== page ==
Who: Bea Gaddy, 68
Extreme Job: Thanksgiving Impresario
Where: Baltimore, Maryland
Update: Since this article was originally published, Bea Gaddy died of complications from breast cancer. Bea Gaddy Family Centers continues work in her name. Shortly after her death, Chuck Salter wrote a tribute to Gaddy and her work.
Bea Gaddy knows how to throw a dinner party. For the past 20 years, Gaddy has organized a Thanksgiving feast for thousands of people in hard-luck east Baltimore. Well, organized might be too strong a word; it's a remarkably free-form affair. This month, there could be 5,000 people fed, which was last year's incomplete count, or there may be as many as 23,000, the unofficial tally in 1999. Truth is, Gaddy never knows ahead of time precisely how many turkeys, pies, volunteers, and diners will be on hand. "We give out what comes in," she says. The tradition started in 1981. Gaddy, then an unemployed mother raising five kids on food stamps, decided to start a community kitchen run by the needy for the needy. Using $290 she won playing the lottery, she bought enough food that Thanksgiving to feed 39 of her neighbors. Today, Gaddy is a Baltimore city-council member and runs the Bea Gaddy Family Centers, an outreach program. And her annual dinner has grown into an epic event. Last year, some 1,000 turkeys donated by Shady Brook Farms were prepared by inmates from two local correctional facilities, as were 1,000 gallons of gravy and cases upon cases of potatoes, dressing, and green beans. This year, inmates will be enlisted once again. The food will be delivered throughout the day, starting at 6 AM, to the lunchroom of the Dunbar Middle School, where the rest of Bea's army—some 2,000 volunteers—will set up tables and chairs, and start serving at 11. "People just show up," Gaddy says, "so I put 'em to work. By 11 that night, they'll be just about done."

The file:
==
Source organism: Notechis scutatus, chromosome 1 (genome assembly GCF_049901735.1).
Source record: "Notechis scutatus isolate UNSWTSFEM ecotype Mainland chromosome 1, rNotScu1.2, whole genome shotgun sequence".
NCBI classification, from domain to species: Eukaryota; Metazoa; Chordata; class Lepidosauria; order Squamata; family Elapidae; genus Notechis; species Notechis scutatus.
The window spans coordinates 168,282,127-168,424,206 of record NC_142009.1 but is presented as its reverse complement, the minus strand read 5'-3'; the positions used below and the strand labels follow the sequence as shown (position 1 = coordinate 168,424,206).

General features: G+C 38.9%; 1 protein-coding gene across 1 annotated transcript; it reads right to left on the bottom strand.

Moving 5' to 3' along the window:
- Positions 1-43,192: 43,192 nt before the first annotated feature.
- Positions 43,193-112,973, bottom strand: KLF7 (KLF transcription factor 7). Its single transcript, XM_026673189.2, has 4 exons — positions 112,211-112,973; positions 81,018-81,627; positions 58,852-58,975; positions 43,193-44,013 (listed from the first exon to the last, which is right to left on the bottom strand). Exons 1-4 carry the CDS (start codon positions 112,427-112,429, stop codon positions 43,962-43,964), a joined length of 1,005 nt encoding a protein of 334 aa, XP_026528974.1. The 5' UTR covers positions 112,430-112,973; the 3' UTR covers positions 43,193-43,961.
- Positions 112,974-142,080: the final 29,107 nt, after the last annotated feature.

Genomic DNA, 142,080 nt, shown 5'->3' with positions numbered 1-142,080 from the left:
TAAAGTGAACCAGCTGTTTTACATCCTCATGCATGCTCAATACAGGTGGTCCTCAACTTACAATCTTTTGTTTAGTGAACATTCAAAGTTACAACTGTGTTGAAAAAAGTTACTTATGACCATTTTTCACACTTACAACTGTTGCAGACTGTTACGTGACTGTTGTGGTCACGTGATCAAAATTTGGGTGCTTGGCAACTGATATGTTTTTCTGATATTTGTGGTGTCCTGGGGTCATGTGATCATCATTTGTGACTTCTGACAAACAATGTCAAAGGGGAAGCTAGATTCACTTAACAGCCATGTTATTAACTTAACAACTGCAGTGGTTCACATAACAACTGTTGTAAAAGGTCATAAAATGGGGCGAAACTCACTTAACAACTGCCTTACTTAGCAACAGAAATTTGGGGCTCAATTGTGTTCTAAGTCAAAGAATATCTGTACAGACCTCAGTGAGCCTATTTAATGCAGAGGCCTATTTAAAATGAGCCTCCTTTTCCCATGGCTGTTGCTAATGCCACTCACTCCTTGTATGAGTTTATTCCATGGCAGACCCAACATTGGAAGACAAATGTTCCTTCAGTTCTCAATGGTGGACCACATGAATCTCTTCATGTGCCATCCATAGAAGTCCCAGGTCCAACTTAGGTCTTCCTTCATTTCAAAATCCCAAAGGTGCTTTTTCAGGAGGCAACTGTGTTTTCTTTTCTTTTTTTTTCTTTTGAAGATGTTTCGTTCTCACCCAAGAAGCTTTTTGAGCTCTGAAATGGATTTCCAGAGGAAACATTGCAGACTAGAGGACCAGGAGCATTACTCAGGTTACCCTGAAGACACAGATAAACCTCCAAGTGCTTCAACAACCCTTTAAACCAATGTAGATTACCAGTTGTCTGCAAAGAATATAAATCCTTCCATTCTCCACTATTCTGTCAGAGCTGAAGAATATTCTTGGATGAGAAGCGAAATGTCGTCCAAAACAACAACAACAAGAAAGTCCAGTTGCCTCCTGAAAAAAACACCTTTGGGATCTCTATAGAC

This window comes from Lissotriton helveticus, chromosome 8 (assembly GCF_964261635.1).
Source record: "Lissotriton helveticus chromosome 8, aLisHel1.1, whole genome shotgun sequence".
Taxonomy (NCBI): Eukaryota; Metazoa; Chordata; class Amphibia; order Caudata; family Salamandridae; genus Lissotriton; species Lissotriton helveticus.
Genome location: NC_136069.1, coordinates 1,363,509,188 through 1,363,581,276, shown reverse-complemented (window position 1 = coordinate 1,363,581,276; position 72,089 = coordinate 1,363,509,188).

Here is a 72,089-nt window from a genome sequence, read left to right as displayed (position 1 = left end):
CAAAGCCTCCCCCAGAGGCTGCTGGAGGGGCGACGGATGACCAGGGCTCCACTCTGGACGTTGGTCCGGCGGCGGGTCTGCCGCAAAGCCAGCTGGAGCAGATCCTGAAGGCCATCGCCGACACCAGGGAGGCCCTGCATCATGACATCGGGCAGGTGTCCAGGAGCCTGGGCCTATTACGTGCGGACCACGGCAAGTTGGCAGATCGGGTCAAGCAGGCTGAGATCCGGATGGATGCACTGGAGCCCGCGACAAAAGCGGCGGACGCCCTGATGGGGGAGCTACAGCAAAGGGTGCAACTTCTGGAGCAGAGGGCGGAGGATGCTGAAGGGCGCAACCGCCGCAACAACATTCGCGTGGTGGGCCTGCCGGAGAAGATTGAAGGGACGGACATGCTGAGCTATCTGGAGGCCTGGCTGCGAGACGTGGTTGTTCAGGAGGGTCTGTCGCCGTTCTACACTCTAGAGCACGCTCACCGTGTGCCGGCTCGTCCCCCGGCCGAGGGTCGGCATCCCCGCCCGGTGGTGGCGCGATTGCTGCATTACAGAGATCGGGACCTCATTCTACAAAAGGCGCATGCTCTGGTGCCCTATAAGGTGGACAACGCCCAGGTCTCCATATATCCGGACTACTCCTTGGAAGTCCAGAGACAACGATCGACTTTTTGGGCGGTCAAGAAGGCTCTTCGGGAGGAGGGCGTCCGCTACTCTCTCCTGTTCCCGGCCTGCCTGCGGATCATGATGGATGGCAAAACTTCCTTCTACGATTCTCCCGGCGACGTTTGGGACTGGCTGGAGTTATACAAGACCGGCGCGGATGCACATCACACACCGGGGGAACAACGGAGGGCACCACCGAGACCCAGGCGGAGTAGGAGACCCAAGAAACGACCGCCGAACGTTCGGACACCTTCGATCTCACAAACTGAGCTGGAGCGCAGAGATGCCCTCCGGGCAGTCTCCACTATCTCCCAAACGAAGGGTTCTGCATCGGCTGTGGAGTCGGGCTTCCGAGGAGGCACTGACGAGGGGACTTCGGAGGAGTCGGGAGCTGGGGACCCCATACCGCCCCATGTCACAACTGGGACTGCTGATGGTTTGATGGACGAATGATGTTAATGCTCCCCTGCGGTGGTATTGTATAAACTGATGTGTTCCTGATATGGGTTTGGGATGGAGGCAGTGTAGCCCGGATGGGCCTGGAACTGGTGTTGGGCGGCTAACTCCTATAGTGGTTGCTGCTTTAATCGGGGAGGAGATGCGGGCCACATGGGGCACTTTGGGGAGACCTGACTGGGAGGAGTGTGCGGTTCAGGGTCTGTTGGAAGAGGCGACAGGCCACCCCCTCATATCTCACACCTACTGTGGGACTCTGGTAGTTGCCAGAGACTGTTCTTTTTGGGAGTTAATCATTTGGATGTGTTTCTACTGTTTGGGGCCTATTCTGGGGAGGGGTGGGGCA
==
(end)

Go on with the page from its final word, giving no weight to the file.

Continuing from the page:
A version of this article appeared in the November 2001 issue of Fast Company magazine.